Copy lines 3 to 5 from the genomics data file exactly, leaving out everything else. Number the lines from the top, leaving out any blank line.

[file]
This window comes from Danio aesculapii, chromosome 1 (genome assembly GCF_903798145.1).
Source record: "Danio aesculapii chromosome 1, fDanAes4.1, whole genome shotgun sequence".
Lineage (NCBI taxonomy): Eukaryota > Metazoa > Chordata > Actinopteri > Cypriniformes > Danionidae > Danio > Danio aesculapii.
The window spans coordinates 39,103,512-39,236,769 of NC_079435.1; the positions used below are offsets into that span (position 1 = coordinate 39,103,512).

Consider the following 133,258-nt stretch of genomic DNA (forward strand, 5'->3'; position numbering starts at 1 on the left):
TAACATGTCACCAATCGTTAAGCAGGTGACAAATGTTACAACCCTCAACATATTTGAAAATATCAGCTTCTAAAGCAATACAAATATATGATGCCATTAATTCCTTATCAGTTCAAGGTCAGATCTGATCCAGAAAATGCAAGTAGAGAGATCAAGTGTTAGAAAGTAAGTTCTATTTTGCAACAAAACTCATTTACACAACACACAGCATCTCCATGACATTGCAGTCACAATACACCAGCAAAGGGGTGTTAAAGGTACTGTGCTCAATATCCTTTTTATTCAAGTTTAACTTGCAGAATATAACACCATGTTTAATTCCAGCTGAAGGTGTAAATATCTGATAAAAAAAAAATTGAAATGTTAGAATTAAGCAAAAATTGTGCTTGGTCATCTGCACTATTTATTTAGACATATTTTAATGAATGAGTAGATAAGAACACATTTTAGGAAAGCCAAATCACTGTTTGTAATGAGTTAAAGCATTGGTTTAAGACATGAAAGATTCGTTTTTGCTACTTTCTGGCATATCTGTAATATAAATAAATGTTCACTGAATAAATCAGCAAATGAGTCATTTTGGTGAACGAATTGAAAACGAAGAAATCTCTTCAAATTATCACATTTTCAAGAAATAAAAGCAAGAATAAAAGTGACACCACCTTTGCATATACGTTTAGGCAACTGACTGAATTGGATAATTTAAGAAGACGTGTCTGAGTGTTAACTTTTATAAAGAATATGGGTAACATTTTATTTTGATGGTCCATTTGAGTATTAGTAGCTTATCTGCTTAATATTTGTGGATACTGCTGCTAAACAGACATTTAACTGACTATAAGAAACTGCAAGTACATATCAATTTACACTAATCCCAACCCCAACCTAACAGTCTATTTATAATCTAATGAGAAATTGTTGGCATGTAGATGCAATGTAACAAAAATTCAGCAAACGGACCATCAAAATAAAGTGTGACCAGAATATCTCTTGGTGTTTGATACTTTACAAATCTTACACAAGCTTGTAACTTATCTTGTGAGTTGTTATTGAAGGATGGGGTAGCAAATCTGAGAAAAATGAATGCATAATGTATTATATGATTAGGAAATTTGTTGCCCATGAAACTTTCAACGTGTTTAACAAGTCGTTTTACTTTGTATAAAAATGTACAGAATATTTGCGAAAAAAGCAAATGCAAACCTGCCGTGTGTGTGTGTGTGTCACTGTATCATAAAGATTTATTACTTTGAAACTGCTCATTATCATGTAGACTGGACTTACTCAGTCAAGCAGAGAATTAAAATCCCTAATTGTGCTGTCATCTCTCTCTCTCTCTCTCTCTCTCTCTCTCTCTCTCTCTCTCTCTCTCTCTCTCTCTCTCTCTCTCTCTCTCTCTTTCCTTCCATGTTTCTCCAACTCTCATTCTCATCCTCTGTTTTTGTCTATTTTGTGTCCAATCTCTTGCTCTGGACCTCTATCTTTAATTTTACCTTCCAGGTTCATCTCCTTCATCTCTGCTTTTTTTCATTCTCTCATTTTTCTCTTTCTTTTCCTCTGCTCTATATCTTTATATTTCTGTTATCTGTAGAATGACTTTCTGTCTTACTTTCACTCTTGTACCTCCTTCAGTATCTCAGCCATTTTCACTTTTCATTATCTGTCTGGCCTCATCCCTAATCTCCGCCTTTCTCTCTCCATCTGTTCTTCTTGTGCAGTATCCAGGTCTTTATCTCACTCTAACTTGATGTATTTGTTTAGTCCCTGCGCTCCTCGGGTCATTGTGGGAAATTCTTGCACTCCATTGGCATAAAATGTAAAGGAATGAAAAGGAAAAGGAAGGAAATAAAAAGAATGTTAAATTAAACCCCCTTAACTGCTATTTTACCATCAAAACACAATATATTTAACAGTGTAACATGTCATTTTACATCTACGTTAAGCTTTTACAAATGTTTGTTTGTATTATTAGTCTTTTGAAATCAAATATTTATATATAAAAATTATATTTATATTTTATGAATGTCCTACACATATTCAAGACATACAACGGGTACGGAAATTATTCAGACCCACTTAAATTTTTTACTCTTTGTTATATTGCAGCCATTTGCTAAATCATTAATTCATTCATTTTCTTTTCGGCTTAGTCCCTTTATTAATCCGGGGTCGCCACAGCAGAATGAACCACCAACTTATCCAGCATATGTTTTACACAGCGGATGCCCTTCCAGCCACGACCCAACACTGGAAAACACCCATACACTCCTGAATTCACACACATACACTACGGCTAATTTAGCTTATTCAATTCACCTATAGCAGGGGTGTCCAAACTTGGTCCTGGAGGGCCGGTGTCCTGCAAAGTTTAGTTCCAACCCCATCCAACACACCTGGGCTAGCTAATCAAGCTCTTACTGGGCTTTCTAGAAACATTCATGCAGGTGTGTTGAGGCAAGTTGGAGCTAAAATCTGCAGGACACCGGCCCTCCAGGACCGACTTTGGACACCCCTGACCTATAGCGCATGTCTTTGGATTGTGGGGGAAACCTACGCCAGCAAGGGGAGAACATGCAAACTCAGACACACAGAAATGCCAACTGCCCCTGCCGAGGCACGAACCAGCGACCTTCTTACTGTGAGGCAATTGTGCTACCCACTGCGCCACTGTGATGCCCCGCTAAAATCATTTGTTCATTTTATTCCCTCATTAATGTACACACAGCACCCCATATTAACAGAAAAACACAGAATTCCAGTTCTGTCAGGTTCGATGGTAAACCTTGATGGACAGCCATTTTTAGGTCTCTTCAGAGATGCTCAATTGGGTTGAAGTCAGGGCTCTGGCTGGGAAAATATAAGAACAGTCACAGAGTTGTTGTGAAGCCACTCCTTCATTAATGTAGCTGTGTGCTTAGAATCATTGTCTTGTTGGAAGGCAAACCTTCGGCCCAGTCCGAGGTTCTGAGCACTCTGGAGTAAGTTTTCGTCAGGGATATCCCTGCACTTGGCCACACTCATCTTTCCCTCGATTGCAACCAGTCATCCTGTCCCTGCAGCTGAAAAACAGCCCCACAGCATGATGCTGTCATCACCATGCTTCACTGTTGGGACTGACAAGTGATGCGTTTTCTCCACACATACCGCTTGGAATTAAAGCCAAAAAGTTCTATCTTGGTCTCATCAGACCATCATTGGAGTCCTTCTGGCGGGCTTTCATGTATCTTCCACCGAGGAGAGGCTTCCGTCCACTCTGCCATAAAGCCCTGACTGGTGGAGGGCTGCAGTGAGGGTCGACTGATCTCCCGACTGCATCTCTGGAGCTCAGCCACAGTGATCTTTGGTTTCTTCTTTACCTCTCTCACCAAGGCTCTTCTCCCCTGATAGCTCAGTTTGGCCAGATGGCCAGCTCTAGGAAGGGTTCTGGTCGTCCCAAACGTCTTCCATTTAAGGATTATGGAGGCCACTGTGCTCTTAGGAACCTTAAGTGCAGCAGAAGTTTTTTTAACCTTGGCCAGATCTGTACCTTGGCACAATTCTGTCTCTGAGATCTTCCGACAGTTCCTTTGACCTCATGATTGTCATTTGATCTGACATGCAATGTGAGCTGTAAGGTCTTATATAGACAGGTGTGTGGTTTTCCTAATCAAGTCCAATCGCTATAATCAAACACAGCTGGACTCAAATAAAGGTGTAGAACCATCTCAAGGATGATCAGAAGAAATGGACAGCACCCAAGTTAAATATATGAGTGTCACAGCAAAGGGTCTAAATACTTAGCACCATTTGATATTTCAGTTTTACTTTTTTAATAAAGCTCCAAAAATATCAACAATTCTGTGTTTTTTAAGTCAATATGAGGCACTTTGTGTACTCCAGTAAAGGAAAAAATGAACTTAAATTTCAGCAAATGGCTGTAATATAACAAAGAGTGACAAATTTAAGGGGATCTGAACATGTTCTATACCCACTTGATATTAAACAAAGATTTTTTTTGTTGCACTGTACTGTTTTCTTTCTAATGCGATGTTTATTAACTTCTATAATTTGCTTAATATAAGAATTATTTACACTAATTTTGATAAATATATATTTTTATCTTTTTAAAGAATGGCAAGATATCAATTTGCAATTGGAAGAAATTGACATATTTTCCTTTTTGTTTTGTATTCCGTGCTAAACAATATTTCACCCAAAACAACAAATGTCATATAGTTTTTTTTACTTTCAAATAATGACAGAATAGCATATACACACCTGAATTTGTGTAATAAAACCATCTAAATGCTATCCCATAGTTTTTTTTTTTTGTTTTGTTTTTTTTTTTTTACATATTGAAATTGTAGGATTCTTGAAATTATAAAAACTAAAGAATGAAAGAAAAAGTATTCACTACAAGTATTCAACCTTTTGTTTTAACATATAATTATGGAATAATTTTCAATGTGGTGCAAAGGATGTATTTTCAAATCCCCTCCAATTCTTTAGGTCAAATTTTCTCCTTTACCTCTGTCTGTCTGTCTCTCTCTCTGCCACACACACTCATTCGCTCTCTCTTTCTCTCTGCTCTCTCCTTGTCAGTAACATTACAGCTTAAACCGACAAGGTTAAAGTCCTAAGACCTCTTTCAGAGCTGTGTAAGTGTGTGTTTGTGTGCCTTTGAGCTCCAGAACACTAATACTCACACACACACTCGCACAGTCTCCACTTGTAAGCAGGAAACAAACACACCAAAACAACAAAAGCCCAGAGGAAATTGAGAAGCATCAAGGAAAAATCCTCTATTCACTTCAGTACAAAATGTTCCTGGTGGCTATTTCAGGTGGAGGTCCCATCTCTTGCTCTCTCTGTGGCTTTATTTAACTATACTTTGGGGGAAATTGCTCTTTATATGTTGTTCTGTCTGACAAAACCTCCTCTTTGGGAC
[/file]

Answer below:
Lineage (NCBI taxonomy): Eukaryota > Metazoa > Chordata > Actinopteri > Cypriniformes > Danionidae > Danio > Danio aesculapii.
The window spans coordinates 39,103,512-39,236,769 of NC_079435.1; the positions used below are offsets into that span (position 1 = coordinate 39,103,512).

Consider the following 133,258-nt stretch of genomic DNA (forward strand, 5'->3'; position numbering starts at 1 on the left):